Thursday, December 30, 2004

Building a Lasting University Environment (BLUE) Initiative

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Do you conserve energy at home? Do you limit use of your car to cut down on pollution and save gas? Do you pay attention to the amount of waste your household generates and make sure it’s disposed of properly?

Three cheers for you if you do. Many of us align ourselves with the larger goals of environmentalism by adopting some or all of these practices, and when such efforts are taken together they help keep our world liveable.

But think of the difference you could make if the power of your environmentally conscious decisions were multiplied by a factor of ten, or twenty, or even more. That will give you a sense of the impact administrators with the University of Illinois’ Facilities & Services are aiming for with an initiative called Building a Lasting University Environment, or BLUE for short.

The BLUE initiative may be most visible in the ten Global Electric Motorcars, or GEMs, that Facilities and Services bought last year to replace the scooters, pickups, and sedans used by various workers. Although the batteries that power these vehicles do require charging, the vehicles themselves produce no emissions and very little noise as they zip around campus. As an added bonus, it is estimated that each will save a thousand dollars in fuel costs over the course of its lifetime.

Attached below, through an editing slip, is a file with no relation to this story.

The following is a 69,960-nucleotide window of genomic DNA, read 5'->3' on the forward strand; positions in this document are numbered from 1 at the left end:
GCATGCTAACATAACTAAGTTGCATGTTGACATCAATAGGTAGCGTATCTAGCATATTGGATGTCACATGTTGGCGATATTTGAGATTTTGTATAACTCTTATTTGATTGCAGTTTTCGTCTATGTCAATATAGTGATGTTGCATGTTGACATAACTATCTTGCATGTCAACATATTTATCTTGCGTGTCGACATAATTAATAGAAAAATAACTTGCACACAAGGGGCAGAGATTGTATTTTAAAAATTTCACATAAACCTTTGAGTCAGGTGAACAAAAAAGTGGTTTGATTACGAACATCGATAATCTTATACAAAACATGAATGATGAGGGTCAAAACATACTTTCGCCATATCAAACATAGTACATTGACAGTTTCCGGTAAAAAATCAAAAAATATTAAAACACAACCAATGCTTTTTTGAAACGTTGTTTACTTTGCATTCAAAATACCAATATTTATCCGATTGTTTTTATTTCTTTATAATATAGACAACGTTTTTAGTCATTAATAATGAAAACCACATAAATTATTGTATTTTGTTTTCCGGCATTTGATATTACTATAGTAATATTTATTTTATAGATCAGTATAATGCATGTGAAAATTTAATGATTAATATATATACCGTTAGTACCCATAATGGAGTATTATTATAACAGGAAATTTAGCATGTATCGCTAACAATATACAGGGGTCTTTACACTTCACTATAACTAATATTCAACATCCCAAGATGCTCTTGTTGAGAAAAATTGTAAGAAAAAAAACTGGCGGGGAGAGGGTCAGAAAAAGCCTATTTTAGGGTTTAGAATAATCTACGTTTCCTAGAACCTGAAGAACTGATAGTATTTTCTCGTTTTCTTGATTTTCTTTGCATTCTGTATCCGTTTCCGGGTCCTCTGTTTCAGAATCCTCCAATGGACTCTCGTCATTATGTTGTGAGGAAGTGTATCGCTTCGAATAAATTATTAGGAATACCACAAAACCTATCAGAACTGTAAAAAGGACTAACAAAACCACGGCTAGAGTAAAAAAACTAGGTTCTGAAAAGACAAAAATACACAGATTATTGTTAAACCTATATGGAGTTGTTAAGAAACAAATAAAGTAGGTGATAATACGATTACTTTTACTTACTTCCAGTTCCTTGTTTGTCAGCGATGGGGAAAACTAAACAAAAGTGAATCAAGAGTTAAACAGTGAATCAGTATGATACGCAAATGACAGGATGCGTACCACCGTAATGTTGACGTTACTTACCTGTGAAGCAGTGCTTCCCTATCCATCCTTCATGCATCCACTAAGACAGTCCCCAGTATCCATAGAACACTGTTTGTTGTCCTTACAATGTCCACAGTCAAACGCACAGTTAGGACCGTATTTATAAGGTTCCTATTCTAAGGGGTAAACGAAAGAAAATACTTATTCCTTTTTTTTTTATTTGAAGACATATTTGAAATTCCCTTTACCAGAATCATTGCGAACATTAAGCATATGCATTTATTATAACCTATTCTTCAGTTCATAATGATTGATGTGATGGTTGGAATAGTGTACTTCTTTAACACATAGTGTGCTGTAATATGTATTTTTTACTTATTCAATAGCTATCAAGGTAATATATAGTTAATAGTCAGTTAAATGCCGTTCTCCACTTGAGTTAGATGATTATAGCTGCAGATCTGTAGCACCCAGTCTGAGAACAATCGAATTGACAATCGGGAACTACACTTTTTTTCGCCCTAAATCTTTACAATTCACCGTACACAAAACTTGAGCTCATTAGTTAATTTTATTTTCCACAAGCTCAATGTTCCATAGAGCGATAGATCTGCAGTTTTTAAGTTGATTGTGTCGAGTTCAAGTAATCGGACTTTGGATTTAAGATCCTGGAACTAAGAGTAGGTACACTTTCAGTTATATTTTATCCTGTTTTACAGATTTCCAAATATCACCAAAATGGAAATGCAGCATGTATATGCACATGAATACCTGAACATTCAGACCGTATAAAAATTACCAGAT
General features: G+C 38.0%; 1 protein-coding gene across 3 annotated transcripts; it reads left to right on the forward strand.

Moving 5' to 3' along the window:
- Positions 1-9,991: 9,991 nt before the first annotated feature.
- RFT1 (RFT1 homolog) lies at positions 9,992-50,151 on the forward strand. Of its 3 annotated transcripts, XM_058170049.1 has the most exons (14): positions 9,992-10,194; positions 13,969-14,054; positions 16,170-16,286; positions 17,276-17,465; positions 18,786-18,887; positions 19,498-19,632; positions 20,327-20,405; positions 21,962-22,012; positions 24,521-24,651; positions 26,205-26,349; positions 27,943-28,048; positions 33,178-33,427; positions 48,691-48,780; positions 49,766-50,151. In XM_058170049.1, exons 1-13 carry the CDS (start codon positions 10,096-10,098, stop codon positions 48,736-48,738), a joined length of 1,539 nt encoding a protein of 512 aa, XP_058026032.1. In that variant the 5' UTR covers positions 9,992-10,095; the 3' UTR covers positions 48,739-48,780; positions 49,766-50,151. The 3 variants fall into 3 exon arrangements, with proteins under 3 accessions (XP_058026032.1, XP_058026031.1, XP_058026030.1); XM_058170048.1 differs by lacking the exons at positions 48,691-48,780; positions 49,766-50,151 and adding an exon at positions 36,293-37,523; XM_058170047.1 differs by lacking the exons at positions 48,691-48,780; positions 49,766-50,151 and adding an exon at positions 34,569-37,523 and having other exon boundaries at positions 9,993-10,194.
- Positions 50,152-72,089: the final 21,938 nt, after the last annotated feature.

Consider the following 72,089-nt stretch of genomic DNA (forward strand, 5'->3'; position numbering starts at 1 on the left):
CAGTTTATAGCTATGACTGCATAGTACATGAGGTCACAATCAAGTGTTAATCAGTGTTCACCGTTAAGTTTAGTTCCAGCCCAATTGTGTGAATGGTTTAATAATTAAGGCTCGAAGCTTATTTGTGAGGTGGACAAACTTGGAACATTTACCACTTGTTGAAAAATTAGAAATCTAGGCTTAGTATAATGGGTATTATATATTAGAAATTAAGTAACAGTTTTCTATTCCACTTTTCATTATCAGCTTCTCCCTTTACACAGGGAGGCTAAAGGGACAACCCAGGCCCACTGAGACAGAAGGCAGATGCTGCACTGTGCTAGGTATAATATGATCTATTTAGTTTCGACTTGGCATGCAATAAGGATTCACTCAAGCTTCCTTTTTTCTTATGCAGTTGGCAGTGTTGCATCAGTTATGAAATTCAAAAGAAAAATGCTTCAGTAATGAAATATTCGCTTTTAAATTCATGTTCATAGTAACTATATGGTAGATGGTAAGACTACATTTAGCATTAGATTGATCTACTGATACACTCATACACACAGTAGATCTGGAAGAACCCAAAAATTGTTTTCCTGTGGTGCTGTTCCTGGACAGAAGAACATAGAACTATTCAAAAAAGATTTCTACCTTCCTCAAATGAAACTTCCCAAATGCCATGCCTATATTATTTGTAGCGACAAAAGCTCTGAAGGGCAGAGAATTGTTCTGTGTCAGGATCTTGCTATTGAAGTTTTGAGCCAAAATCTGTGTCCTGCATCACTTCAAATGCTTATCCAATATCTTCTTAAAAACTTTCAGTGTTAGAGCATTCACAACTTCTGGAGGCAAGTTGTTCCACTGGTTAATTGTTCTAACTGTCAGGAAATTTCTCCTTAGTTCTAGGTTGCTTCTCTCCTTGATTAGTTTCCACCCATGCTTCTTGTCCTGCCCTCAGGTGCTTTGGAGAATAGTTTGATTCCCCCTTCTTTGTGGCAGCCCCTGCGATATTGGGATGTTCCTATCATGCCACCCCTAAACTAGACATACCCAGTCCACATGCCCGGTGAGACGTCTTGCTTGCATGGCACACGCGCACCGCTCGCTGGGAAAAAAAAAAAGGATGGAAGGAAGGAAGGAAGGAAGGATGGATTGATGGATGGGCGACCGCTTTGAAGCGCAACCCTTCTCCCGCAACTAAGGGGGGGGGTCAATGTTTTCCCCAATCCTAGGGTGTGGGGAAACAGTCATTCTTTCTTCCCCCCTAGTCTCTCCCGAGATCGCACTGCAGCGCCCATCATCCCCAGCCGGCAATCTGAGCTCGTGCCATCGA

Some of the less visible aspects of the BLUE initiative may actually have much greater long-term “green” value. For example, the Division of Planning is working to incorporate sustainable design features in the College of Business’s instructional facility to be built starting in early 2006. The design team projects that these features--which include super energy-efficient windows, rooftop solar panels, extensive use of natural lighting and a finely tuned heating and cooling system--will reduce the facility’s energy use by 25 to 30 percent in comparison to a building with a more conventional design.

Another of the most ambitious BLUE efforts is the environmentally friendly renovation of one of the largest parking lots on campus. Work on lot F-23, at the intersection of Florida and South Lincoln, will be guided by UIUC engineering faculty and others. It is intended as a model and test site for measures to reduce the amount and environmental toxicity of parking lot runoff.

Other aspects of the BLUE initiative are as wide-ranging as the reach of Facilities and Services itself, which employs more than 1400 people on the UIUC campus. They include day-to-day efforts such as using more native species in campus landscaping, to larger scale projects, such as supporting the formation of a local chapter of the U.S. Green Building Council.

Of course energy-efficient buildings and eco-friendly parking lots don’t eliminate the need for individual conservation efforts or for environmental regulations that protect the public interest. But the leadership and employees of Facilities & Services at the U of I are to be applauded for doing their part to promote a sustainable campus.